BACK TO PILATESIn his system, Pilates stressed the importance of using fewer sets of few repetitions of compound movements that require significant motor skill and coordination (like well-organised strength training!), as opposed to the prolonged repetition of fairly automatic movements (like modern aerobics and jogging!). His reason for this was that endless repetition of unchallenging reflexive routines tends to decrease the degree of mental involvement, whereas carefully executed sets of very few repetitions of skilled movements tend to offer a better balance of mind and body training.As we have noted above, all of these principles were abundantly evident in the work of Sandow, Krayevsky and other early masters. The major difference is that Pilates entered the world of dance to astutely promote his commercial career there and stressed the sale of his gymnastics-derived devices, while the other fitness leaders of that era allowed clients to use anything and everything that might be appropriate for any given individual, thereby laying the foundations for all modern fitness centres anf gyms.In one respect, we should be grateful that the Pilates adaptations of the conditioning methods of his time has now offered a way out of the frequently repetitive and mindless militaristic group fitness classes. Not that the latter cannot play a valid role in the attainment of some aspects of general fitness, but they generally tend to be rather impoverished in terms of broader mind-body enhancement of strength, power, flexibility and motor control (unless the instructor happens to be far more creative and unconventional than the average).Moreover, the likelihood of injury in Pilates type exercises tends to be far less than in most forms of aerobics class. However, the Pilates neglect of strong ballistic movement, high impact, heavier loading and high power output movements with loaded implements in free space also create deficits in all-round human development.Even if Pilates does not actively add weight training methods to its repertoire of activities, it would go part of the way towards reducing these deficiencies by involving some of the Specific Activation and Specific Relaxation methods from PNF, as well as some of the pattern variations from that discipline.In fact, if you are fairly well versed in the principles and procedures of PNF, and you are able to modify the traditional Knott-Voss activities to include pulley machines, some gymnastics apparatus, dumbbells, elastic bands, physio balls and a variable bench, you will be able to offer a very extensive form of challenging and productive training that Pilates will struggle to rival. If you are willing to include a few methods from the world of resistance training (Weightlifting, Powerlifting and Bodybuilding) and martial arts, then your system will go far beyond what Pilates can ever offer.Before anyone extolls the originality and uniqueness of all that Pilates used in his training system, we have to recall that a very sincere Pilates inadvertently came upon or adapted patterns and procedures that mirror some of the methods used in PNF and weight training, as pioneered by other hugely influential fitness gurus who grew up in the European arena of late 19th and early 20th century training. This does not diminish its value, but it simply serves to place his training methods in a far more balanced light.After all, there are still those who state categorically that(http://bodymind.net/q&a.htm):This could not be further from the truth, as we have noticed in examining the fitness world into which Pilates was born. If anything, the fitness leaders of that time were more holistically inclined than the average fitness instructor of today (e.g., see Webster “The Iron Game”, 1976).In his 1945 book of exercises, entitled “Return to Life Through Contrology”, Pilates wrote that “Contrology is complete coordination of body, mind, and spirit. Through Contrology you first purposefully acquire complete control of your own body and then through proper repetition of its exercises you gr[...]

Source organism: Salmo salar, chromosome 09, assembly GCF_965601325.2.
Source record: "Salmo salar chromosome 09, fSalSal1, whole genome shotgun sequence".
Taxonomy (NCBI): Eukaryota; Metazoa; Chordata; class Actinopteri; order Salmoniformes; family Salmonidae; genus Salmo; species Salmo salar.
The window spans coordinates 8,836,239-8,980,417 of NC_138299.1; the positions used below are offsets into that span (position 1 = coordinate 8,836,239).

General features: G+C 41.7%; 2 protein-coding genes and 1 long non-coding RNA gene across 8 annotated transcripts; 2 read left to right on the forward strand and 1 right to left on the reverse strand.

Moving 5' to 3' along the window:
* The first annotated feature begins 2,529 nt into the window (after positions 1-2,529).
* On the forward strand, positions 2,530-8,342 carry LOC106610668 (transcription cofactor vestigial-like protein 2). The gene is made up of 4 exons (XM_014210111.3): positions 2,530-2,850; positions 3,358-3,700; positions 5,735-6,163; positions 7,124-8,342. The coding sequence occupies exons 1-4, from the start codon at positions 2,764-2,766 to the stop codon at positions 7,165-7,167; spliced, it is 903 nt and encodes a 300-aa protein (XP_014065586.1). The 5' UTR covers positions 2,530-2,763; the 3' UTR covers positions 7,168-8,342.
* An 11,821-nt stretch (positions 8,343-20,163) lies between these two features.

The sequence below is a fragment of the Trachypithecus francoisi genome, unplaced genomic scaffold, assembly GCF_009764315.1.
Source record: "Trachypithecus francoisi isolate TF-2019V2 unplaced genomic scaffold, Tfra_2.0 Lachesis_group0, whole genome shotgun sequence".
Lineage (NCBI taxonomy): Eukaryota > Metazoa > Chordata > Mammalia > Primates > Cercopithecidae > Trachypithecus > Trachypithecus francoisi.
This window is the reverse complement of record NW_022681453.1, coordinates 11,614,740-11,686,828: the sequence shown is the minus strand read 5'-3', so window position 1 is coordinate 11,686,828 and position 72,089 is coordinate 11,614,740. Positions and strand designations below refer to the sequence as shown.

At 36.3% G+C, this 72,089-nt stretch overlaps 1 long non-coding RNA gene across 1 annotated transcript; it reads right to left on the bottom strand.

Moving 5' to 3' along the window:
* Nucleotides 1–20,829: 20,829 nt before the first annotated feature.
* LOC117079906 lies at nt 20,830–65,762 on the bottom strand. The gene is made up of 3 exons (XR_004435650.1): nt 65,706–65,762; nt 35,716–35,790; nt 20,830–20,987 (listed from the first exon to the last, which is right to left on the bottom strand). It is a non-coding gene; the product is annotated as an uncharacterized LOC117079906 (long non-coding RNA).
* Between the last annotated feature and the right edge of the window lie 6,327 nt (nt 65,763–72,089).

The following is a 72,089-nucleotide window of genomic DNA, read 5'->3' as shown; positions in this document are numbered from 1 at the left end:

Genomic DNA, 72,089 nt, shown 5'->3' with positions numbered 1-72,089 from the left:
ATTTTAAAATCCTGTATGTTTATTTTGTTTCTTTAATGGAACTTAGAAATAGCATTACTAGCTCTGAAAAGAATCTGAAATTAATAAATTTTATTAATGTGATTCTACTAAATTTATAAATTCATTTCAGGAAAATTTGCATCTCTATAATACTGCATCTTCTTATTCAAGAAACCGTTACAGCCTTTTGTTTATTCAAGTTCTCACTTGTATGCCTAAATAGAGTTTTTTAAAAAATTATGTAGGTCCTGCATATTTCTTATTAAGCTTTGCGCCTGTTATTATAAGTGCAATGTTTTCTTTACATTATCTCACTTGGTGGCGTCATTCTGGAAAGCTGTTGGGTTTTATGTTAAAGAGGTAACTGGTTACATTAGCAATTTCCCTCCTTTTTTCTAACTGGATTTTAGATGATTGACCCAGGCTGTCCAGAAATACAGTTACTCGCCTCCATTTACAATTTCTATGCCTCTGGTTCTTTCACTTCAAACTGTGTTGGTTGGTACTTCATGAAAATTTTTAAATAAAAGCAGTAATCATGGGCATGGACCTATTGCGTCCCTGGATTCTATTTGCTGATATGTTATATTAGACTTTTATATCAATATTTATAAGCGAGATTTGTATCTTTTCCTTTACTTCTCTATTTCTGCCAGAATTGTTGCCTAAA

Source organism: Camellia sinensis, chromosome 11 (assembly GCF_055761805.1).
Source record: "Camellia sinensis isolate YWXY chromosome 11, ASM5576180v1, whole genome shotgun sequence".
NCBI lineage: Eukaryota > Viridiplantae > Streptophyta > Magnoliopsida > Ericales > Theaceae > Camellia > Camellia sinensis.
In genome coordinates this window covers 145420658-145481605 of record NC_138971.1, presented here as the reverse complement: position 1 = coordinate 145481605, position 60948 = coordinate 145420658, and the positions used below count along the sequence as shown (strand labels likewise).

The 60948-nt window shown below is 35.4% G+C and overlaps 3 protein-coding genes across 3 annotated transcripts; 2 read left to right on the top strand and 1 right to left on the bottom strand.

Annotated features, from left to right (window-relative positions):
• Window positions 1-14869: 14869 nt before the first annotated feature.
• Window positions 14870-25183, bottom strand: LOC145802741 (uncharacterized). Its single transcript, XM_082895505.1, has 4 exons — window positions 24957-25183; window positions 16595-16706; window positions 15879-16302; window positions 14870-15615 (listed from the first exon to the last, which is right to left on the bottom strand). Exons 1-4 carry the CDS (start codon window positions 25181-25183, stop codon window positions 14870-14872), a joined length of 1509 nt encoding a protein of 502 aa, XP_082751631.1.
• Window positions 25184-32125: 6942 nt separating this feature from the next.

In Depth Anaylsis of Pilates Part I